If the government manages to overcome some of the hurdles and create an efficient and transparent national agriculture market, it will be the biggest political victory and economic reform at the grassroots level of any government.
– A lot of rural local political leaders and political agents are entrenched in APMCs and draw funding/support from it.
– The current agricultural trading system, with large amounts of cash transactions, is a major generator of black money. The government will need a lot of political will to abolish cash transactions in agriculture commodities.
– If the government succeeds it will be the biggest reform for the benefit of rural population and will be the biggest driver in investment in rural India.
A market is ‘an actual or nominal place where forces of demand and supply operate, and where buyers and sellers interact (directly or through intermediaries) to trade goods, services, or contracts or instruments, for money or barter.’
Markets include mechanisms or means for:
‘(1) Determining the price of the traded item,
(2) Communicating the price information,
(3) Facilitating deals and transactions, and
(4) Effecting distribution’.
The market for a particular item is made up of existing and potential customers who need it and have the ability and willingness to pay for it.
An agriculture market also needs these features in order to benefit all the stakeholders in the agriculture produce value chains. The central government now proposes to create a national agriculture market. On the face of it, this is a good idea. In fact, this is the one reform which will not only touch the lives of the rural population but each and every consumer of agriculture produce across India.
However, the proposed structure suggests the creation of a common electronic platform deployable in selected regulated markets across the country, one licence for an entire state, single point levy, electronic auctions for price discovery, the entire state will become a market and the fragmented markets within the states would be abolished. Under the scheme, 585 selected regulated markets would be covered. The plan is to cover 250 mandis in the current fiscal, 200 mandis in 2016-17 and 135 mandis in 2017-18. It also proposed there will be seamless transfer of agriculture commodities within the state. The market size for farmers would increase as they will not be limited to a captive market.
With all these proposed reforms, for buyers of agriculture commodities, the immediate questions that come to mind with regard to the National Agriculture Market Scheme are:
These questions need to be addressed if the government is really serious about agriculture marketing reforms in the country.
The Problems in Addressing Them
Based on my experience in trade in agricultural and food products, I can say that it will not be easy for the central government to bring in an efficient National Agriculture Market. Here’s why:
Considering the money power and political clout involved in the agriculture trading system, if the government manages to overcome these hurdles and create an efficient and transparent national agriculture market, it will be the biggest political victory and economic reform at the grassroots level of any government.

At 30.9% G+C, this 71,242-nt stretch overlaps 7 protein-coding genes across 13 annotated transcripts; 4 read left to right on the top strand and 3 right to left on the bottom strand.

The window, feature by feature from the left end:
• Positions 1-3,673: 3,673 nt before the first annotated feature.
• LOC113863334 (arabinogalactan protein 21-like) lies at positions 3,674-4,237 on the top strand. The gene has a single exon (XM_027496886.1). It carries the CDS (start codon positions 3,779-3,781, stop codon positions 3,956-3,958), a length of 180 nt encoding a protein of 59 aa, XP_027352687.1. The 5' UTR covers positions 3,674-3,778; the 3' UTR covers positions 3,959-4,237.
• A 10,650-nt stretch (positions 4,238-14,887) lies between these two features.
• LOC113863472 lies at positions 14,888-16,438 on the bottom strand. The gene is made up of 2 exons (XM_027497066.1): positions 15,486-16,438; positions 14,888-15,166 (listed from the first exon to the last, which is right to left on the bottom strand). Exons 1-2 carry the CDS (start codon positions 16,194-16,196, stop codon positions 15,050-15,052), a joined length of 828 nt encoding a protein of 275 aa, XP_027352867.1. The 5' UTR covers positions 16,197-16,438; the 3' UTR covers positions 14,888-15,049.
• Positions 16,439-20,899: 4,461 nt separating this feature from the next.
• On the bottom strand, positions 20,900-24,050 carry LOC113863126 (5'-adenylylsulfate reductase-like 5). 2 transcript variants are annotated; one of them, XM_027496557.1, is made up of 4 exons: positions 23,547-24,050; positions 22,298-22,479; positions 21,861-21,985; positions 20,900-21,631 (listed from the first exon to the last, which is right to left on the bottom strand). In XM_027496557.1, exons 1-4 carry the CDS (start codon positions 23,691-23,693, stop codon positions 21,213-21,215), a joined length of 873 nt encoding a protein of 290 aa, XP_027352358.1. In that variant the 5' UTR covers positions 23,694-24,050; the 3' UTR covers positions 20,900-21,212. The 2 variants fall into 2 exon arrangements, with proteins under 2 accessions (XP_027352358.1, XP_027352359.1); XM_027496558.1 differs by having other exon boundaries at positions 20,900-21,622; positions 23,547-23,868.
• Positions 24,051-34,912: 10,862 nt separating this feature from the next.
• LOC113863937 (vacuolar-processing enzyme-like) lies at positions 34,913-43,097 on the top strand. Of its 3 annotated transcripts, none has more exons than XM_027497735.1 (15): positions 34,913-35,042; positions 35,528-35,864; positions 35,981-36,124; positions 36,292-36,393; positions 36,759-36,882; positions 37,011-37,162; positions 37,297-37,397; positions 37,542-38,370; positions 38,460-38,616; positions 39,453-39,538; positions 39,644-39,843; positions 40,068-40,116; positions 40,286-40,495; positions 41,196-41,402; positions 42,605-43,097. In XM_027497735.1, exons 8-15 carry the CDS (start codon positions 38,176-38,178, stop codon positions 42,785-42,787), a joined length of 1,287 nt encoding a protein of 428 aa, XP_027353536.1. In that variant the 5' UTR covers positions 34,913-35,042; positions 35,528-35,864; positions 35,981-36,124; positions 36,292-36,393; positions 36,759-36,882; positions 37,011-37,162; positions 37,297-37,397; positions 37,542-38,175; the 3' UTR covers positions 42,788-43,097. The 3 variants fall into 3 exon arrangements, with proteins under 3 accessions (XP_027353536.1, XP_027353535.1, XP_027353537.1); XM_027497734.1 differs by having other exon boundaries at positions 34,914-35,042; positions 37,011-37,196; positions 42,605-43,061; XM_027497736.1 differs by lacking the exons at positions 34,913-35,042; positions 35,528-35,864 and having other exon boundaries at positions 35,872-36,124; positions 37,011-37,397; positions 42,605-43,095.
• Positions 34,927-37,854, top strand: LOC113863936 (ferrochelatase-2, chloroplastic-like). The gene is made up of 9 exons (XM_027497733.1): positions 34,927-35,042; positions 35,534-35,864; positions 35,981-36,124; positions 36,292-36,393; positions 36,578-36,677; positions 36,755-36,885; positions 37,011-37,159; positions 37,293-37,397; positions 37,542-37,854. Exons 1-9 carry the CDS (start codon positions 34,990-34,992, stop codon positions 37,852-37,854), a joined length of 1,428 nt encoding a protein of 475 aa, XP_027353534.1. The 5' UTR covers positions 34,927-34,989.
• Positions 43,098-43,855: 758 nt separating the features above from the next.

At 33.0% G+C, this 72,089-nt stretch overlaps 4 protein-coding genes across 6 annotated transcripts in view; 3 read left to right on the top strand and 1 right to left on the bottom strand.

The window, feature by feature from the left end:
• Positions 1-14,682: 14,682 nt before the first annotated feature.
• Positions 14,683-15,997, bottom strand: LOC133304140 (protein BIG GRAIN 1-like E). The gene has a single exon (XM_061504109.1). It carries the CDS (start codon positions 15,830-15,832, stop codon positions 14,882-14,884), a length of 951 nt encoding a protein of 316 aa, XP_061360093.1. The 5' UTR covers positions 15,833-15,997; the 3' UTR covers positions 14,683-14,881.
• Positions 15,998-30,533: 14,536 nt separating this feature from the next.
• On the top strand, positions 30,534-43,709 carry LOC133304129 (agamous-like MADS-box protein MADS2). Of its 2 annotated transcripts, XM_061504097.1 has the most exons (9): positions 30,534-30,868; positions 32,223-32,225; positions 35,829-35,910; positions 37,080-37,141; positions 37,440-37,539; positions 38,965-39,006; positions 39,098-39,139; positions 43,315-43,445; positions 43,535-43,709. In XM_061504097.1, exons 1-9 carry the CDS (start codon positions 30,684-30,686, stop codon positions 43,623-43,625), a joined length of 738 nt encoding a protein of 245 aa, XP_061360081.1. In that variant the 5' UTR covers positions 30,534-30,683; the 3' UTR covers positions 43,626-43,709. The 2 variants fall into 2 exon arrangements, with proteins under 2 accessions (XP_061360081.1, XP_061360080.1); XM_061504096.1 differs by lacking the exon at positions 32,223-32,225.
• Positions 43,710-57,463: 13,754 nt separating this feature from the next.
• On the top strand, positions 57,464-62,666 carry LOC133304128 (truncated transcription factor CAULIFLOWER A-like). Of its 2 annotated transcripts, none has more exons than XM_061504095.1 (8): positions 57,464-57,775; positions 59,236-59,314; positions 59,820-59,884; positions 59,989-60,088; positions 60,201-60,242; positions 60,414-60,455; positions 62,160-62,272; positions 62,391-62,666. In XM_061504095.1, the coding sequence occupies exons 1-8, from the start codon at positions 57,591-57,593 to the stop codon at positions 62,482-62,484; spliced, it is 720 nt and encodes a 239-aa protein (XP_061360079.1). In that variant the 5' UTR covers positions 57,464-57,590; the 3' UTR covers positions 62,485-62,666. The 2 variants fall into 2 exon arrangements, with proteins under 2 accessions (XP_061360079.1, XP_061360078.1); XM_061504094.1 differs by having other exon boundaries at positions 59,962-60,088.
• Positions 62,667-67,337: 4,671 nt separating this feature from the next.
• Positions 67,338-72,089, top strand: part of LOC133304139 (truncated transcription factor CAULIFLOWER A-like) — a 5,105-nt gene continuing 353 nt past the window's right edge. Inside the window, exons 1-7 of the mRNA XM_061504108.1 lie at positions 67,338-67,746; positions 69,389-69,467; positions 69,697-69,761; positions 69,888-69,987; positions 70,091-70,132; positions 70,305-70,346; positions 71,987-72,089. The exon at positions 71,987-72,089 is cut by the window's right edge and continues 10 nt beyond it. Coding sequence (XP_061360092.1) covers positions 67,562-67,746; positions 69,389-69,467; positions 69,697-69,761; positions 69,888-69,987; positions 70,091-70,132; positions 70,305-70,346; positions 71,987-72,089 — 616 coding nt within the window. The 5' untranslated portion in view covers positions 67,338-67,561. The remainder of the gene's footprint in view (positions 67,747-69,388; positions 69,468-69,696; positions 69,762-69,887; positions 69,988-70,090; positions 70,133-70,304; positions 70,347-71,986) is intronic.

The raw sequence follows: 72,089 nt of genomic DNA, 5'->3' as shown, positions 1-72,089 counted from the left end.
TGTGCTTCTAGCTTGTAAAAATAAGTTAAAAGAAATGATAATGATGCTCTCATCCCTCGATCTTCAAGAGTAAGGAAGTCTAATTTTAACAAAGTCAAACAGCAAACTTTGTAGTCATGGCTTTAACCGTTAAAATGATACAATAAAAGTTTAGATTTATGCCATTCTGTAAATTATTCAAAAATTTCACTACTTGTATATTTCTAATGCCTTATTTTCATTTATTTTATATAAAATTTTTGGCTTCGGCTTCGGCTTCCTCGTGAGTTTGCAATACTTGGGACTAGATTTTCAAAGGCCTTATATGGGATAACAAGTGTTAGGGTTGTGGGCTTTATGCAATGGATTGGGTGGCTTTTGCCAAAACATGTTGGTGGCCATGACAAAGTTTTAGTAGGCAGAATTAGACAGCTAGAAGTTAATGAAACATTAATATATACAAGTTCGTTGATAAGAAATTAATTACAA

The Way Forward
The government can look at many operating principles of the World Trade Organization (WTO) and try to adopt these to make the local agriculture market more efficient and transparent. This is not to say that we have a fair trading system globally under the WTO, but many principles are quite logical and fair in nature. The biggest problem is that member-countries are not following these in true spirit, due to local political and economic reasons and this is leading to a distortion of the world trading system in a global market.
Will the government be able to bring all state governments on one table and ensure that an efficient and transparent National Agriculture Market emerges?
If this happens, which I doubt, it will be the biggest reform for the benefit of rural population and will be the biggest driver in investment in rural India. It will lead to the creation of infrastructure and give a push to skill development and will revitalize the Indian economy. This will also ensure a 3-5 percent jump in GDP and the tax revenues for all state governments will also go up. This will provide better insight to planners at the state level and investors. Indeed, it will not be an exaggeration to say this will be the single biggest achievement of any government since independence.
The only question that remains unanswered is will it happen and by when? Who will take the credit for it – the central government or the state governments? Unless this political issue is resolved, the required agriculture market reforms will remain a dream and may not move ahead.
Vijay Sardana, an alumnus of IIM Ahmedabad, is an experienced professional in the field of consumer-agri-food products and rural and bio-economy and has in-depth understanding of the complex dynamics of commodity markets and agribusinesses. He is, among many things, member of the advisory committee of the Forward Market Commission.
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